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VINTAGRAPH • WPA • WWII • RAINIER NATIONAL PARK: c. 1920s

Bring the Kids: 1917

Bring the Kids: 1917

San Francisco circa 1917. "Jordan touring car with children." Did we lose a few back there when we hit that bump? Better do a head count. 6.5x8.5 inch glass negative originally from the Wyland Stanley collection. View full size.

 

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They can be TIED on, too!

D-bell's reminder that hair bows used to be tied on reminded me getting my granddaughter ready for school, one day. I cut a length of wide ribbon and tied it around her ponytail. She was amazed that they could be TIED, and not clipped, on!

Hefty hair bows

They still are in fashion, in some places!
Here's a photo of one of our daughters, at the time we adopted her from Russia in 1999. All the little girls wore them when they dressed up.
BTW, they were tied in place, not pinned on!

Make and Model

This particular 10-louvered Jordan seems to be either a "Suburban Seven" or "Sport Marine."

UPDATE: Our latest scan reveals it to be the "Seven-Passenger Luxury Car."

Hefty Accessories

Those ginormous hair bows really need to come back into fashion.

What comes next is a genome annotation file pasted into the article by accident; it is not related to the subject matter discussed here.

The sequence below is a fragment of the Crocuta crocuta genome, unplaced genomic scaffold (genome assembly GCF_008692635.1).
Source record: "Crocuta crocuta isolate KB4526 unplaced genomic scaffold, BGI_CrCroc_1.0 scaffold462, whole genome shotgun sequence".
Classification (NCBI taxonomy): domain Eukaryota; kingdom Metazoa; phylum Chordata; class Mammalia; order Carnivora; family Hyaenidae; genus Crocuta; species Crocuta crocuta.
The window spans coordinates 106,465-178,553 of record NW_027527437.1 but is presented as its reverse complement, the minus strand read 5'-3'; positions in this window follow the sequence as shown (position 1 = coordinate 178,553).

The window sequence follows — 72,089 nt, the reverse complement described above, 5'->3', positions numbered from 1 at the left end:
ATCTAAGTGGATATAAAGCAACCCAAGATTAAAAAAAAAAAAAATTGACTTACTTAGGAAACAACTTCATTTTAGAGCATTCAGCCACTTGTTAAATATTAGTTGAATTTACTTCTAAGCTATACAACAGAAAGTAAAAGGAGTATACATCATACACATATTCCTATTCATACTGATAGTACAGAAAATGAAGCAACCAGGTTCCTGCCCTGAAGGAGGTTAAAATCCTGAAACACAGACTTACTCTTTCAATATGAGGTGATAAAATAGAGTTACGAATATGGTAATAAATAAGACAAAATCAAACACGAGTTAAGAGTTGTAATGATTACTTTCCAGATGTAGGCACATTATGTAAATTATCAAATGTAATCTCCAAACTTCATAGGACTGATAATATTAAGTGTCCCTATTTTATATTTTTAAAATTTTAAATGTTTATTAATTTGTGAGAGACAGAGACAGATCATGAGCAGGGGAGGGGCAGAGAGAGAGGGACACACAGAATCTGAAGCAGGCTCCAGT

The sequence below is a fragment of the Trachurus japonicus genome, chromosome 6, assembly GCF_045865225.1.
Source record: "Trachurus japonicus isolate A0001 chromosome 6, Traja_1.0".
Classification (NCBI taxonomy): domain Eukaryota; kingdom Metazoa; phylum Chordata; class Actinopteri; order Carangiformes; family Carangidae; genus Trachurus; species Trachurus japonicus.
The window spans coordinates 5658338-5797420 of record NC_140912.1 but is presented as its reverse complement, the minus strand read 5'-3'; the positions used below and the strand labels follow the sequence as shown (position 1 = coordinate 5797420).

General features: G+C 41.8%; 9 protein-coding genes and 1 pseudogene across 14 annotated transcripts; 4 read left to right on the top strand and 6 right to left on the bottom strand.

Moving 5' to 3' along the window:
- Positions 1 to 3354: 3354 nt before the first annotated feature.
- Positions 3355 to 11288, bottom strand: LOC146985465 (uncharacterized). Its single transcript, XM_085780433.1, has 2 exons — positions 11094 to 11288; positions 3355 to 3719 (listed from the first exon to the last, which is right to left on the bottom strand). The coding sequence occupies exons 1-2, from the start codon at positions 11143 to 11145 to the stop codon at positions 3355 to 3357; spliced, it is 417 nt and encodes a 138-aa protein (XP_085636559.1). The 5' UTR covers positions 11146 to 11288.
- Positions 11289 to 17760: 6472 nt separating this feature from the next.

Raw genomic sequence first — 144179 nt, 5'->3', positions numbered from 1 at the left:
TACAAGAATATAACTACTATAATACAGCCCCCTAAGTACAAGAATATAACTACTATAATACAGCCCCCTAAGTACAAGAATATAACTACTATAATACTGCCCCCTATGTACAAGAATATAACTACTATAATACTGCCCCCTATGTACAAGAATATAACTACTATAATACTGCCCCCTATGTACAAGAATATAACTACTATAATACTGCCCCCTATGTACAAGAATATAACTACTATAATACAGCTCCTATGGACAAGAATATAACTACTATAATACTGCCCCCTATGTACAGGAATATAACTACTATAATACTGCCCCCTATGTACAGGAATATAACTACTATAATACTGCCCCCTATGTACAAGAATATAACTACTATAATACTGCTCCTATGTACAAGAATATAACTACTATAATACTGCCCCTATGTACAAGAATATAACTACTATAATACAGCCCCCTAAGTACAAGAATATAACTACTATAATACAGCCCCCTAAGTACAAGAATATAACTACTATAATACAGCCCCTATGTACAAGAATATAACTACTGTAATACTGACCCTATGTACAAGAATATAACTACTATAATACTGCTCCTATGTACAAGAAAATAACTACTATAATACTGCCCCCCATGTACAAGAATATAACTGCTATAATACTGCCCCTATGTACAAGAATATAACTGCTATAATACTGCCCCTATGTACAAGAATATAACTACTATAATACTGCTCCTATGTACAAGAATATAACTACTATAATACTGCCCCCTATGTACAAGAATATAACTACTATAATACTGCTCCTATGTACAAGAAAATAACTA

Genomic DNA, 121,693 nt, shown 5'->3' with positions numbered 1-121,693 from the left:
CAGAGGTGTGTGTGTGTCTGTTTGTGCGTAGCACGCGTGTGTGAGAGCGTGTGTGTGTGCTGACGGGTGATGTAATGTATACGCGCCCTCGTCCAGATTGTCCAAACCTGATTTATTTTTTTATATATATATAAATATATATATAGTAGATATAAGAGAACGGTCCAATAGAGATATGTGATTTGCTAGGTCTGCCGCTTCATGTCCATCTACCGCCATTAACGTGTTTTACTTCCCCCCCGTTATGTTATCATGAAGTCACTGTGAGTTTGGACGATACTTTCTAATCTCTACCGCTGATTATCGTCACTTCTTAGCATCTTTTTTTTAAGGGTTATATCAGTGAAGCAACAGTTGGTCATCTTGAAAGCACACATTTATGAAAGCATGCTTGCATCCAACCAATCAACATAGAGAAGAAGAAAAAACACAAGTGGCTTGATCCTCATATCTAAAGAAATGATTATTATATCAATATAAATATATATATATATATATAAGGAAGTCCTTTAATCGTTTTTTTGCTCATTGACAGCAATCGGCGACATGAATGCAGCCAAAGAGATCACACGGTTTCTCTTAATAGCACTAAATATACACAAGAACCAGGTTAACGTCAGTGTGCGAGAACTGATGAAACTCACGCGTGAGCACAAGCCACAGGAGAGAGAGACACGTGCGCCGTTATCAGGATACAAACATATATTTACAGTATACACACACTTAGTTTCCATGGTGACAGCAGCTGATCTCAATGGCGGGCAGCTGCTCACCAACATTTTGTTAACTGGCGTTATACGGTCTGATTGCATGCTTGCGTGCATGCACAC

Hub Cap Heaven

In case anyone is confused by the name "HOUK" on the hub covers of a Jordan touring car; that is the name of the wire wheels' maker, George W. Houk, who held the American rights to the highly prized Rudge-Whitworth wire wheels, an English development.

Houk almost single-handedly popularized the fashionable wire wheels over the wooden "artillery" wheels that dominated the market before this era.

Some manufacturers, such as the Stanley Steam Carriage, pictured here, offered the Houk wire wheels with their own name on the hub covers, but they were also sold "after market" and as an extra option by dealers.

Drive wherever you want!

With Houk "Quik-Change" wire wheels from Buffalo, NY. you can change a flat toot sweet!

The Film

"Cheaper by the Dozen" with Clifton Webb comes to mind. This seems to have a slight overflow. Isn't Jordan the car that had that wonderful Advert with the line "Somewhere west of Laramie".

Golden Gate Park.

This photo seems to have been taken on an outing to Golden Gate Park. This looks like the Bison enclosure. (We always erroneously called them buffalo.) On the blow up of the photo you can see a bison in the far right middle. The herd or their descendants are still there today.

Cute-mobile

This has to be about my favorite Shorpy image of all time.... I could look at those faces- misceivous or innocent, forever. Those bows! Those bowl haircuts! I wonder what happened to all of those kids?

19 and Counting

Rev 0.9

School Bus 1.0

They certainly have come a long way since the 1910s!

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